Equilibrium is a special case in mechanics where all the forces acting on a body equal zero. This type of problem pops up in many situations and is important in engineering and physics. This equilibrium example problem illustrates how to determine the different forces acting on a system of forces acting on a body in equilibrium.

**Example Problem:**

A block of weight w is suspended from a rope tied to two other ropes at point O. One rope is horizontally attached to a wall and the other is fastened to the ceiling. The angle between ceiling and the rope is 60°. What are the tensions in each of the ropes? Assume the weights of the ropes and the knot are negligible. If the weight of the block is 100 N, what is the tension in the ceiling rope?

**Solution:**

This illustration shows the arrangement described in the problem.

All of the tension forces act on the knot at point O. The variables have been defined as:

T_{1} = tension in ceiling rope

T_{2} = tension in wall rope

T_{3} = tension in block rope

There is another system to consider. The connection between the T_{3} rope and the block. This system is useful because it relates the weight of the block to the tension in the rope. This in turn will relate the weight of the block to the tensions in the other two ropes.

First draw force diagrams for the two systems.

The coordinate system shows horizontal to be along the x-axis and vertical to follow the y-axis. Notice T_{3} and w are the only two forces acting on the block. This is because these are the only two forces actually connected to the block. Let’s start with this system. Group the forces by the coordinate system.

In the x-direction: there are no forces acting on the block so

ΣF_{x }= 0

For the y-direction, T_{3} is pulling the block up in the positive direction while the weight w pulls the block down in the negative direction. Since the block is stationary (at equilibrium), the total of these two forces is equal to zero.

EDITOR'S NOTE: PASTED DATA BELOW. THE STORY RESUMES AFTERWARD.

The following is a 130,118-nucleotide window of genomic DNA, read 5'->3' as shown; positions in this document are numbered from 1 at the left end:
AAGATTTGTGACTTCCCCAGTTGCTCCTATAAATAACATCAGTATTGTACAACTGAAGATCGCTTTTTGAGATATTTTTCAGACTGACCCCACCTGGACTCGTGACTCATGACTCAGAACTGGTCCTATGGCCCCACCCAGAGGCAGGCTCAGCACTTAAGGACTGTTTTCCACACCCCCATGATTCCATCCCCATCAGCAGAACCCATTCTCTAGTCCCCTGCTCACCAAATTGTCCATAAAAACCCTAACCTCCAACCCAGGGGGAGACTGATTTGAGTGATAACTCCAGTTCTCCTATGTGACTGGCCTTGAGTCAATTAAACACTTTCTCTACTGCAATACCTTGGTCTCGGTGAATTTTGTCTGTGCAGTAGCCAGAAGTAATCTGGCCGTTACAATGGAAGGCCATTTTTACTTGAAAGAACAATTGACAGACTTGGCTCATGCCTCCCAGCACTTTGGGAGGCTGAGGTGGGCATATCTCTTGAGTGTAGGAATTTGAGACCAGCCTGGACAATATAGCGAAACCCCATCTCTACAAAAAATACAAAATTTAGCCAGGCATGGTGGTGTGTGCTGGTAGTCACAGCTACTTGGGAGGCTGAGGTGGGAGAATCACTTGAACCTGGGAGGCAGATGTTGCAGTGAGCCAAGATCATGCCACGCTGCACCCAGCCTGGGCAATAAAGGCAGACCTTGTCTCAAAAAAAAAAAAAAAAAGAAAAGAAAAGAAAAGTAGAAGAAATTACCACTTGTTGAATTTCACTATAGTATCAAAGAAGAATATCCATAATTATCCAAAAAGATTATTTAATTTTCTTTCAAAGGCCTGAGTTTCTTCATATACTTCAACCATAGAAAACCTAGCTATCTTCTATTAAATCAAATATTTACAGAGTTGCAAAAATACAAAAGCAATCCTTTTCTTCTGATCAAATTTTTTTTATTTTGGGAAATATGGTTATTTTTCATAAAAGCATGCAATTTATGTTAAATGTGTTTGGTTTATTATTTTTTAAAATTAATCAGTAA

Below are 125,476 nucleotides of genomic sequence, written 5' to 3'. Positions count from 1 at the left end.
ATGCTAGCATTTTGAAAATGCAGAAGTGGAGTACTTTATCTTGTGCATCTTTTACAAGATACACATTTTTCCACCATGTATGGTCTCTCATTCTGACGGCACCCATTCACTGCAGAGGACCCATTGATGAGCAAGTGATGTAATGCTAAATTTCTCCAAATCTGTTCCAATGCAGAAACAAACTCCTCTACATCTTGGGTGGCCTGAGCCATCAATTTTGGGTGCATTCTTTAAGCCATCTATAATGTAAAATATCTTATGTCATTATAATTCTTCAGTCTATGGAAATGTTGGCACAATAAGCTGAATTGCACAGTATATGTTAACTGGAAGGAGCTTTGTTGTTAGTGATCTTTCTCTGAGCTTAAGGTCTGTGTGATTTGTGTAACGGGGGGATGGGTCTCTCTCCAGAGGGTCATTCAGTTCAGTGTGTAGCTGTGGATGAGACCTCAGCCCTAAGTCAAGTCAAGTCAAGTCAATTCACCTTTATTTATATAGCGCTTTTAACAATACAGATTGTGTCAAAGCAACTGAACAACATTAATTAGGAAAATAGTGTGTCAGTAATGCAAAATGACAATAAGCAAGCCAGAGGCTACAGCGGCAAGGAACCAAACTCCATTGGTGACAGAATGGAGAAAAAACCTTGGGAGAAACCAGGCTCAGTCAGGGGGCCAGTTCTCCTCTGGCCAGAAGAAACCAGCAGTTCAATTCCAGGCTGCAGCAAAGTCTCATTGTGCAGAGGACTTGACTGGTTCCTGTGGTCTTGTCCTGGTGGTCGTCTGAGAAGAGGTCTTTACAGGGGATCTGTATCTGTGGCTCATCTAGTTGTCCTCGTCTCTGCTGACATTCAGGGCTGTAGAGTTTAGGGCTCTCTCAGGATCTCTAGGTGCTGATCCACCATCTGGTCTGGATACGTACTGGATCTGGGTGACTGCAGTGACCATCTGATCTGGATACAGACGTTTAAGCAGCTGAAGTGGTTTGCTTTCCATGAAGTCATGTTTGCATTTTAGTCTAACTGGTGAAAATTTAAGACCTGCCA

ΣF_{y} = 0

ΣF_{y} = T_{3} + (- w)

or

ΣF_{y} = T_{3} – w

Since both of these equations are equal to the same thing, they must be equal to each other.

0 = T_{3} – w

or

T_{3} = w

Now we have the tension in the first of our ropes. Now, let’s find the tensions in the other two ropes. Note in the illustration how the ceiling rope’s force is broken into its horizontal and vertical components. This will make it easier to add up all our forces along our coordinate system.

First, look at the forces along the vertical axis. The vertical component of T_{1} is pulling the knot in the positive y-direction while T_{3} is pulling the knot down in the negative y-direction. The vertical component of T_{1} is T_{1}sin60°.

ΣF_{y} = T_{1}sin60° + (-T_{3})

ΣF_{y} = T_{1}sin60° – T_{3}

Again, the knot is stationary and is in equilibrium so the sum of the forces equals zero.

0 = T_{1}sin60° – T_{3}

T_{3} = T_{1}sin60°

We know T_{3} is equal to w from earlier. This equation becomes:

w = T_{1}sin60°

Using sin60° = 0.866:

w = (0.866)T_{1}

Solve for T_{1}:

T_{1} = (1.155)w

Two tensions down and one to go. For the final tension, look at the forces acting along the horizontal axis. The T_{1} horizontal component is pulling the knot in the positive x-direction while T_{2} is pulling in the negative x-direction. The horizontal component of T_{1} is T_{1}cos60°.

ΣF_{x} = T_{1}cos60° + (-T_{2})

ΣF_{x} = T_{1}cos60° – T_{2}

Since the knot is stationary, the knot is in equilibrium and ΣF_{x} = 0.

0 = T_{1}cos60° – T_{2}

or

T_{2} = T_{1}cos60°

We know from above that T_{1} = (1.155)w. Plug this into the equation for T_{1}.

T_{2} = (1.155)w·cos60°

From our calculator, we know cos60° = 0.5

T_{2} = (1.155)w·(0.5)

T_{2} = 0.577w

Now we know all the tensions in the ropes.

T_{1} = w

T_{2} = 0.577w

T_{3} = 1.155w

The second part of the problem gave a value of w equal to 100 N. Substitute this value into the tensions to get:

T_{1} = 115.5 N

T_{2} = 57.7 N

T_{3} = 100 N

The problem specifically asked for the tension in the ceiling rope. The ceiling rope was the T_{1} rope and T_{1} = 115.5 N.

The key to this type of problem is to isolate your systems and locate all the forces acting on individual parts. Since the system is in equilibrium, the sum of all these forces will be equal to zero.